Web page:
Don't innovate, just become better at knitting

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10 July 2014

An often overused and misunderstood word—innovation—is used to describe the desires and symptoms of a company's pain points without truly considering the meaning behind the word.

For some organisations a lack of overall vision and efficiency can lead to feelings of stagnation, a loss of purpose, and as if nothing is really happening. The symptoms are usually blamed on a lack of foresight, which is then attributed to a lack of innovation while the cost is a high attrition of both staff and clients.

The seemingly natural reaction is for management teams to encourage or demand that staff focus their attention on innovating, rather than improving. The circle continues. Delving a little deeper, what we find actually occurring is that the current processes and expectation of employees isn't defined clearly enough, nor are they empowered enough to complete the project swiftly. So, production is awkward, inefficient, and not conducive to a useful outcome; for clients or the company.

My experience in production has shown me that the areas most often overlooked are the basics. These things such as who is responsible for what, and just how much are we providing the client clarify immense amounts of structure for a project and without it we find management micro-manages the problem into a worse position.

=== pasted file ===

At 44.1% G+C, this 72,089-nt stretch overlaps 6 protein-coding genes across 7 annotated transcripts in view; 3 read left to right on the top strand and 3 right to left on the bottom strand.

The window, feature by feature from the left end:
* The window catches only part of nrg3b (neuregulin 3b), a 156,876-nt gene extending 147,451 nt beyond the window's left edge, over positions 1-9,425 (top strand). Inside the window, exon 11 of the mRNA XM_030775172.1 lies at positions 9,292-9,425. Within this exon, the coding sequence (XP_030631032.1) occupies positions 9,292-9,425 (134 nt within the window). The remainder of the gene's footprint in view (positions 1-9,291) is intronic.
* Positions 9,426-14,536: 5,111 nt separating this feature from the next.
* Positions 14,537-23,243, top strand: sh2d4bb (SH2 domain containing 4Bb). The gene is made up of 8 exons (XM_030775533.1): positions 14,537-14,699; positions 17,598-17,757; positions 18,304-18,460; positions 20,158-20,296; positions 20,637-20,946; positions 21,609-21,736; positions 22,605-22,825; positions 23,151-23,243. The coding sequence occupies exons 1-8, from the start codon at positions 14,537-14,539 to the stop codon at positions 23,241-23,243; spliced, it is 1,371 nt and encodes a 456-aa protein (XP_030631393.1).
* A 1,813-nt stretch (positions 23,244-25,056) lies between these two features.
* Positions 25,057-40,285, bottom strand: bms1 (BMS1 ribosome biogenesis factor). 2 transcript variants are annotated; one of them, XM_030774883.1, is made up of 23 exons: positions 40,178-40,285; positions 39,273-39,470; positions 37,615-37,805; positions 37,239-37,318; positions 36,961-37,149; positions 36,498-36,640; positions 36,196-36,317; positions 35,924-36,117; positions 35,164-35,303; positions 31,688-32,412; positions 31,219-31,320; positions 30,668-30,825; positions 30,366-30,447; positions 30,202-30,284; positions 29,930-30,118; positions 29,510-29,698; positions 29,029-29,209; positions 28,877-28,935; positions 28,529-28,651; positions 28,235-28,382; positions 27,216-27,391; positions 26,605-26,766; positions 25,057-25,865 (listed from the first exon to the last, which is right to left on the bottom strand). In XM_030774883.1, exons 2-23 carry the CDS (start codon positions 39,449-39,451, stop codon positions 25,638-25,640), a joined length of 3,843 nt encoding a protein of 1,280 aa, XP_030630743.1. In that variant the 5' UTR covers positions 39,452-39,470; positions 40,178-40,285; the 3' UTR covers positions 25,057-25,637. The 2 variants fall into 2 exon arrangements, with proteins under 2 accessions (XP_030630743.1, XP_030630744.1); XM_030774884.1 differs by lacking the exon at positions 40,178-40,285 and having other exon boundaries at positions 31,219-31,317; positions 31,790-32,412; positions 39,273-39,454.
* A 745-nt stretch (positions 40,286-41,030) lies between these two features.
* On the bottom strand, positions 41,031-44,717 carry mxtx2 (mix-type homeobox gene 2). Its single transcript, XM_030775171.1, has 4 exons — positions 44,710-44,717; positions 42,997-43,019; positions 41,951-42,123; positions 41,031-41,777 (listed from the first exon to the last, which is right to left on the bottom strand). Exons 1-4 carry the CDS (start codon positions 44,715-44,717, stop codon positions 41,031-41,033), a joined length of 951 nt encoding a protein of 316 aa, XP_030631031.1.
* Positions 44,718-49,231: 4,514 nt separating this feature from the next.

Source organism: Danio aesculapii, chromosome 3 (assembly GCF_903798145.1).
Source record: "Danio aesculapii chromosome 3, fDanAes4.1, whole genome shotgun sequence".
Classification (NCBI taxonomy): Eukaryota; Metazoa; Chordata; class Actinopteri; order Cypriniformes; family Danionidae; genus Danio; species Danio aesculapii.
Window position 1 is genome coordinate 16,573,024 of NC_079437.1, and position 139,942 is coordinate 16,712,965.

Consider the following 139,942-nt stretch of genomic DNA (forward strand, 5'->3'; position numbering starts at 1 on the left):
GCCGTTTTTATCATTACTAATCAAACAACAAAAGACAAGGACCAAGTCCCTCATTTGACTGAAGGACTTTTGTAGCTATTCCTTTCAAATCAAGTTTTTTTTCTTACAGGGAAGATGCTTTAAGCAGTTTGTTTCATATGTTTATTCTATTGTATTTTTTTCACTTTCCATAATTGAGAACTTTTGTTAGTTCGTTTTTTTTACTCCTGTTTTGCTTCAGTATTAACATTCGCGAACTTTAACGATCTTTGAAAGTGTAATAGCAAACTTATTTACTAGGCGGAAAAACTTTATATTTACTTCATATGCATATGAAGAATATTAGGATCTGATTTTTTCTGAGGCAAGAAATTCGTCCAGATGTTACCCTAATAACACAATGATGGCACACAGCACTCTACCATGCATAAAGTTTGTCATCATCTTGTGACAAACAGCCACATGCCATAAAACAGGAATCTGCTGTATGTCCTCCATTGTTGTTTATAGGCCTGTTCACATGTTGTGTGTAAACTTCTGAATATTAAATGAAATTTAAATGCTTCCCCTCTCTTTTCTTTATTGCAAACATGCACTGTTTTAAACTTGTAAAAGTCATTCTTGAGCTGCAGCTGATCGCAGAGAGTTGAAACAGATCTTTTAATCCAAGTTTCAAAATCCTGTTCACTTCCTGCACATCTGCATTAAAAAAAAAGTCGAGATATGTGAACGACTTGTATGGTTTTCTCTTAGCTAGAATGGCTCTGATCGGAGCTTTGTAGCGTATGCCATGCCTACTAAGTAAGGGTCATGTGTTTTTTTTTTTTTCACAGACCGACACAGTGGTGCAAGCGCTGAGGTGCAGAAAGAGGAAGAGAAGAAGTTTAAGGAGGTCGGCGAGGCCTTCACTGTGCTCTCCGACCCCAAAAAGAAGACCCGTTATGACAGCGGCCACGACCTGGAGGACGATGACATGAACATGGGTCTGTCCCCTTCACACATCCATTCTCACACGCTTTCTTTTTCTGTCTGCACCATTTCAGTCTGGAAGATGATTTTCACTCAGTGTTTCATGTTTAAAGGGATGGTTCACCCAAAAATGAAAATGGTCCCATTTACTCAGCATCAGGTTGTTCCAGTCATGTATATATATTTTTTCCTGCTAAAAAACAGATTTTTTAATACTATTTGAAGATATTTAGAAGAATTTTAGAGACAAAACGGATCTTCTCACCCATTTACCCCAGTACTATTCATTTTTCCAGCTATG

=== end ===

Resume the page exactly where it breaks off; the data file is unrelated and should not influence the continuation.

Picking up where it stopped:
Most clients aren't after an innovative service, they're after a considered and structure approach to solving the problem they're presented with (and the reason they're spending money). Chances are that all they want and ever will want is for you to give them exactly what you said you would.

Losing sight of this complicates the business and alienates clients along with staff. Innovation isn't going to address that.

All is not lost however, and with great process, ownership and understanding of production innovation will occur naturally while known processes are bedded down and the production team is given the ability to perform; and importantly own and make their own decisions.

Once the knitting is perfected we are able to rely on the consistency of production to organically innovate and provide a great breeding ground for ideation and outside of the box thinking; because the box is known.

Confusing a need for innovation with a dire lack of inefficiency is a great way to fail massively at improving.